The lunch bunch is becoming more discriminating. That’s one of the primary takeaways from Technomic’s 2014 “Lunch Consumer Trend Report,” which found U.S. consumers increasingly are demanding more healthful lunch options away from home, better-quality fare and choices in portion sizes.
Some 80% of consumers polled for the report—up from 70% surveyed in 2011—said quality is important at lunch. And there can be real traffic implications of this for operators, consumers indicated: One third of consumers, for example (up from 28% three years ago), said they would purchase lunch from convenience stores more often, if the food were higher in quality.
Given that a majority of consumers (59%) rely on restaurants or other foodservice outlets for lunch at least once a week, how do operators maximize their midday menu appeal? To begin, they aim to offer something the place down the street doesn’t have.
Only 21% of consumers said they typically eat the same types of food for lunch every day, and three in 10 said it’s important to them that an item they purchase for lunch from a foodservice outlet be unique. That last figure, too, reflects an increase from 2011: Three years ago, uniqueness of lunch offerings was a priority for 22% of consumers.
For manufacturers, crafting lunch choices that deliver familiar flavors in nontraditional formats (say, a Buffalo chicken flatbread) or out-of-the-ordinary tastes, in an easily recognizable form (a burrito made with curried chicken), is likely to be a win. Notable with respect to the latter point is that 35% of consumers said they would like to see restaurants offer more ethnic items and flavors at lunch.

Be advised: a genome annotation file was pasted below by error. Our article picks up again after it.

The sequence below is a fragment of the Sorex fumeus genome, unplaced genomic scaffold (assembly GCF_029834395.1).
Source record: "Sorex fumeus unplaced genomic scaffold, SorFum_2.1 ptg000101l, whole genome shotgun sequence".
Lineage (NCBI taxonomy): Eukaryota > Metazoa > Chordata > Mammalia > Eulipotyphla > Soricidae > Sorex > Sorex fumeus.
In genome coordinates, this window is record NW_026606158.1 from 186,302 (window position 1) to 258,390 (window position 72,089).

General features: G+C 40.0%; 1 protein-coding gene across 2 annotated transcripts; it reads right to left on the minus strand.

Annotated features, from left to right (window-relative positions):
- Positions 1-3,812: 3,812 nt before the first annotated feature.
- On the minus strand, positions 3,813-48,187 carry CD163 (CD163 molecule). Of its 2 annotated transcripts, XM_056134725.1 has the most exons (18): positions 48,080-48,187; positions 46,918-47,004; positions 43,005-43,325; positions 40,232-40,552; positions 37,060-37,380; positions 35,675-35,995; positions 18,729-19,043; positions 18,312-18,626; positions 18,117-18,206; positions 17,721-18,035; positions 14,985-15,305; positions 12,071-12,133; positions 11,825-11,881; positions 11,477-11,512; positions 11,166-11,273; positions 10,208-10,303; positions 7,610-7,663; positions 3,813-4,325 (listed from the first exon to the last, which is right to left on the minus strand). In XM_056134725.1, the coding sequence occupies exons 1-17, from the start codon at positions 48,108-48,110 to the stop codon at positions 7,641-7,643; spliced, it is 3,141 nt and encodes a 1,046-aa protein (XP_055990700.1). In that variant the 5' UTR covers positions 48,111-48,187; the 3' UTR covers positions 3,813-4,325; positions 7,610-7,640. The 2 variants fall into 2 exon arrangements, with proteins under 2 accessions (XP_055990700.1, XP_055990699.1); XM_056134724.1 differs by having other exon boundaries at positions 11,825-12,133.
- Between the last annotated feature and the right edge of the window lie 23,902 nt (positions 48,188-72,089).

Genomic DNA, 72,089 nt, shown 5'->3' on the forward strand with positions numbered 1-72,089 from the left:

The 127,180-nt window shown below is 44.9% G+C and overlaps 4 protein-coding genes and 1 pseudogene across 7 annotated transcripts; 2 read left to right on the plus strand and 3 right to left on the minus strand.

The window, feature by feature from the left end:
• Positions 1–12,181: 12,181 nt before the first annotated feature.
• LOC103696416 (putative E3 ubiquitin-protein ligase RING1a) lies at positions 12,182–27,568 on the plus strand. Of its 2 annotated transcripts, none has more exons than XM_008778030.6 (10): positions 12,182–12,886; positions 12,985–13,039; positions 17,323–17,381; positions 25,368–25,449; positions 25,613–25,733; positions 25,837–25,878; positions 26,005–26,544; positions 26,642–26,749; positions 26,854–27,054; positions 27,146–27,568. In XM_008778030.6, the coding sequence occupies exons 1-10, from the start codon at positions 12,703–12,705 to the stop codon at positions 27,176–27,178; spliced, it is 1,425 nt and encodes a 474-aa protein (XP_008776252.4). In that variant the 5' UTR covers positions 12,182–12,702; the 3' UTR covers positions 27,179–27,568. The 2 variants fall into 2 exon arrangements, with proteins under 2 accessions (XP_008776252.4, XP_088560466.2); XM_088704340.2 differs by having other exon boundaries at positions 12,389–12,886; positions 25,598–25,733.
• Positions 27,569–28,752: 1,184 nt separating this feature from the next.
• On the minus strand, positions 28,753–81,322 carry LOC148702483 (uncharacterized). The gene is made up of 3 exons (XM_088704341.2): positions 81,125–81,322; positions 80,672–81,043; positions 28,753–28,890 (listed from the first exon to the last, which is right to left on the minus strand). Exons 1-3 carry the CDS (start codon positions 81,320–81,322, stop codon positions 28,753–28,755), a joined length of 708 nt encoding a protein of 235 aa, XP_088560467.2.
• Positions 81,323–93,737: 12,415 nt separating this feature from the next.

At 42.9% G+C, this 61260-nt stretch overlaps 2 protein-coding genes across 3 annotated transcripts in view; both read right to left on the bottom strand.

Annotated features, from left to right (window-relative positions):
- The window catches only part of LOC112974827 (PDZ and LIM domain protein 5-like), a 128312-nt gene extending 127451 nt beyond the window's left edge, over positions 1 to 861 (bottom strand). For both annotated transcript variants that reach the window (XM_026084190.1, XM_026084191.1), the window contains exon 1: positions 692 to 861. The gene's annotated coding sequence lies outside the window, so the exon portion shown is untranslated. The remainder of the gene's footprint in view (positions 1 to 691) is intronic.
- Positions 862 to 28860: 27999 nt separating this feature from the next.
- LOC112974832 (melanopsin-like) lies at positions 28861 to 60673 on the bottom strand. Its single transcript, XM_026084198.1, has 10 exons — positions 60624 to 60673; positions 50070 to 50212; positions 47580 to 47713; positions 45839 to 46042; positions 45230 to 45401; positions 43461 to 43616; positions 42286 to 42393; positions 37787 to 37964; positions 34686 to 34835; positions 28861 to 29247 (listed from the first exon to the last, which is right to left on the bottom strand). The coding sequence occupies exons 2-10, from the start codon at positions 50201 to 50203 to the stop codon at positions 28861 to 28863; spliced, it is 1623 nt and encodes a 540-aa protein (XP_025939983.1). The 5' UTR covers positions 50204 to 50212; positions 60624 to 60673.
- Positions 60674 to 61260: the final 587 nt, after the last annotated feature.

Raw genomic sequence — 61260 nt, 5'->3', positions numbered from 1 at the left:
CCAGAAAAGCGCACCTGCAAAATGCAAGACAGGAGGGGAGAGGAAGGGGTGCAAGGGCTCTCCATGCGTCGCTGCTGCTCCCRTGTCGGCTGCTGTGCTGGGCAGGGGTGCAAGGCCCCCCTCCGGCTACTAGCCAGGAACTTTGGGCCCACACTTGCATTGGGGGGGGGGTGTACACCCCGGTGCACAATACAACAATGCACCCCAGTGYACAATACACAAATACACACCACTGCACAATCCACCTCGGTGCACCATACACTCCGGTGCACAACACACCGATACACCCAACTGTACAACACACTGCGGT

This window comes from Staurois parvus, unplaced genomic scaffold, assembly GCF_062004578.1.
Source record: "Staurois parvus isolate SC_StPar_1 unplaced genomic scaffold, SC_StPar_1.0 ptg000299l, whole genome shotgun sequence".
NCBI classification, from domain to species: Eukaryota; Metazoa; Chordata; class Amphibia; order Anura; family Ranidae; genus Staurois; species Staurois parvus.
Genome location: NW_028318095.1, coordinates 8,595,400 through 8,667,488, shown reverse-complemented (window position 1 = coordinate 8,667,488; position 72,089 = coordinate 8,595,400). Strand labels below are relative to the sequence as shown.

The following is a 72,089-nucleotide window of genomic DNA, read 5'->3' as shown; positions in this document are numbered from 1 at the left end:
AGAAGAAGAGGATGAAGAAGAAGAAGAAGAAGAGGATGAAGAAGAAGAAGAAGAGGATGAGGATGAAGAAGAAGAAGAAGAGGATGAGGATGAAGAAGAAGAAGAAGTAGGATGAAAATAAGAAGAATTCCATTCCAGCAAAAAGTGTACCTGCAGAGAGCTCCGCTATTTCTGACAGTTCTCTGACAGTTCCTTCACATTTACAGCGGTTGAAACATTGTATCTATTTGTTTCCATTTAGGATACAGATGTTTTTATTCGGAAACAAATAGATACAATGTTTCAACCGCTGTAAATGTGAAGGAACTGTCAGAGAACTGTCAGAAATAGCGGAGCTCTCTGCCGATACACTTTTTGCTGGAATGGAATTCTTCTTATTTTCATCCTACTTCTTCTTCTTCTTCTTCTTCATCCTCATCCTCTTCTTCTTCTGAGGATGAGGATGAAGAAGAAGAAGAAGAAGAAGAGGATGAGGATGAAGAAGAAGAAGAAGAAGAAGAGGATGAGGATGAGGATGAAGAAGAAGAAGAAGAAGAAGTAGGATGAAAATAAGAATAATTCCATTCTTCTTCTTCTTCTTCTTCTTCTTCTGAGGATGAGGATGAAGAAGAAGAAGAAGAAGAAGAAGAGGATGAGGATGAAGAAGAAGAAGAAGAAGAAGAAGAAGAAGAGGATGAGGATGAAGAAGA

Offering new/improved, better-for-you options also may lead to success. Just 28% of consumers said restaurants do a good job at lunch of offering foods they consider to be healthy—this despite the fact that nearly double the share (55%) said it’s important to them to choose a healthy lunch item away from home on weekdays.
What does “healthy” look like for consumers? For some, it means vegetarian or vegan options—both of these were mentioned when consumers were asked the open-ended question, “Are there any types of foods, beverages or flavors you would like to see offered more at restaurants during lunch?”
Portion choices, too, are likely to resonate with two key groups of guests: 1) health-seeking consumers paying attention to calories, fat, refined carbs, sodium, etc.; and 2) taste explorers eager to try multiple dishes at one meal. More than one third of consumers (including 40% of women) said they try to eat a lighter lunch during the week than on the weekend, and 29% said they expect restaurants to offer smaller portions at lunch.
New and unique tastes, served up in multiple portion sizes (half-sandwiches, sandwich-and-salad combos) can provide the kind of differentiation that spurs repeat visits and purchases—and builds brand loyalty.